Soon I'm going to get back to what I love best—writing about crowdsourcing. For a little longer I'll instead be writing about the writing of crowdsourcing, which is to say, promoting myself and my book. The British edition of the Crowdsourcing Book was published last week. As my regular readers know, the British version is identical in nearly every way except for one notable exception: The cover was crowdsourced, or to be precise, coversourced. The winning cover is markedly different from the US version. Compare:
(Ed's Note: You'll have to imagine the margins yourself.) It's a different approach than the US edition, as well it should be. It is also, by any measure, a pretty risky cover. I love it, but am also curious to see how it plays on English (and Australian! And New Zealand!) bookshelves. As it happens, I'll be able to find out firsthand, as I'll be spending much of next week in the mother country. If anyone out there happens to live in London or Rotterdam come check me out Wednesday at the Institute of Contemporary Arts (details here) or at the Emerce eDay event in Rotterdam the following day. (Don't even ask how I'm getting from one venue to the next. Hint: the Chunnel plays a role).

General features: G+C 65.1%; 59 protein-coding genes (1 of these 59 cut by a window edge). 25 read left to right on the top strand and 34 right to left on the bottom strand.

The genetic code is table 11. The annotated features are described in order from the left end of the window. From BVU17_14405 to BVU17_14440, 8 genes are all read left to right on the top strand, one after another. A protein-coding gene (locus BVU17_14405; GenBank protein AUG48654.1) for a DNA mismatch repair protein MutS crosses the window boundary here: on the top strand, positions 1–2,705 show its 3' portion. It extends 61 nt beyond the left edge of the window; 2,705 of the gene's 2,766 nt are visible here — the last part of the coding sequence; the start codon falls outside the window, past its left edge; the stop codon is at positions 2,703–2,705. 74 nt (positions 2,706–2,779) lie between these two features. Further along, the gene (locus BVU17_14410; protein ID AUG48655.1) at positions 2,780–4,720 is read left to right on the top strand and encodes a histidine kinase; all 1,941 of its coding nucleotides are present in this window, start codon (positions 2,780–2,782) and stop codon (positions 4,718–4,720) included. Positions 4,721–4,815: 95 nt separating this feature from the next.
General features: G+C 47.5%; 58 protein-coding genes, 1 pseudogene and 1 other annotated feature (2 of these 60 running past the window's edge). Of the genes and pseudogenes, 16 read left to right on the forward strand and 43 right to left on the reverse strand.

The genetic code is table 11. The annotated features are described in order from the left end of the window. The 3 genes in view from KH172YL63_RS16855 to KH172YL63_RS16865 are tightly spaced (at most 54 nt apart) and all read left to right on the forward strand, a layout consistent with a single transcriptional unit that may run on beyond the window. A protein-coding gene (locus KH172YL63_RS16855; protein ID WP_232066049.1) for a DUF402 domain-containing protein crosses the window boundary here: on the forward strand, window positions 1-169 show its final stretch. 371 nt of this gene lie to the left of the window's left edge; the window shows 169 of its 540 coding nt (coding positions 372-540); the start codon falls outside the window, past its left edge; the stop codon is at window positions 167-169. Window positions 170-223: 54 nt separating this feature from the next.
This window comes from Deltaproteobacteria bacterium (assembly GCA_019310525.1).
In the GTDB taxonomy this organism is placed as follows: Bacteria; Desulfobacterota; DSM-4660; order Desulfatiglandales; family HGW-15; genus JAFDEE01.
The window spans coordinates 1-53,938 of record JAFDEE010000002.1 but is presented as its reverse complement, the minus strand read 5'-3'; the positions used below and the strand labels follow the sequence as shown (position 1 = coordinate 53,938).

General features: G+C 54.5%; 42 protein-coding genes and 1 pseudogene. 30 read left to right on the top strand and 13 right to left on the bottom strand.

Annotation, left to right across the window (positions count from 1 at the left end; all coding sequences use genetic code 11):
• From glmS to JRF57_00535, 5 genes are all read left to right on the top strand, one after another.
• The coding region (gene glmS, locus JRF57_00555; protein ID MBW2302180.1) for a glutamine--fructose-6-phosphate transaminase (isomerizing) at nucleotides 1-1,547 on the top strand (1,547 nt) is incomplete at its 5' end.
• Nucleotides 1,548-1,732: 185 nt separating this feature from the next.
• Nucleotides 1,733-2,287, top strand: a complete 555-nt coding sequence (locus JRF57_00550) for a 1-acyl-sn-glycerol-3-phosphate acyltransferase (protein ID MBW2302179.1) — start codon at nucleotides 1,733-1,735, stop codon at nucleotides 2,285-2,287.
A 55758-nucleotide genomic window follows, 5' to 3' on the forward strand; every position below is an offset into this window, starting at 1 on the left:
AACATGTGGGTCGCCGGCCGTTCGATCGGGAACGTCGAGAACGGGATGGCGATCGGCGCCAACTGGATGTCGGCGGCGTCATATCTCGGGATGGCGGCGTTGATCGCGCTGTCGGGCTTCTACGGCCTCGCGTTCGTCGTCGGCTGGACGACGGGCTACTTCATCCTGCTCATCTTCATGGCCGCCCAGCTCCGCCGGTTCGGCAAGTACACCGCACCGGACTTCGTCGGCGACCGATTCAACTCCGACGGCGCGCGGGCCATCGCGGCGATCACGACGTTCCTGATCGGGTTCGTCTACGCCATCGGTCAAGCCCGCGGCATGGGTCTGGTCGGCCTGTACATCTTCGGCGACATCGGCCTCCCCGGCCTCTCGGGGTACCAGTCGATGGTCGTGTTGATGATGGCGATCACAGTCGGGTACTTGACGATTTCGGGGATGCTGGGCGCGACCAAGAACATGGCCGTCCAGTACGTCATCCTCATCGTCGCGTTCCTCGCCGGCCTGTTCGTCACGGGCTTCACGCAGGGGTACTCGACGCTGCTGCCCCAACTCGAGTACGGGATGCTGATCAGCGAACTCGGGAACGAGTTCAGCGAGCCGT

And for those of you actually reading my press (Hi Mom!), I've already received a few reviews pegged to the British release. The first appeared in the London Times. It's mildly critical, accusing me of giving too "breathless" an account of crowdsourcing's emergence. Ouch. I'd take some issue with that. The heart of my book—the middle section in which I dig deep into everything from iStockPhoto to Kiva.org to my own foray into crowdsourcing, Assignment Zero—contained a great deal of skepticism. But it's futile to quibble with reviewers, and I'm flattered to receive column inches in such an august publication. Management Today, Britain's leading business magazine, gave the book a rave, to my considerable satisfaction.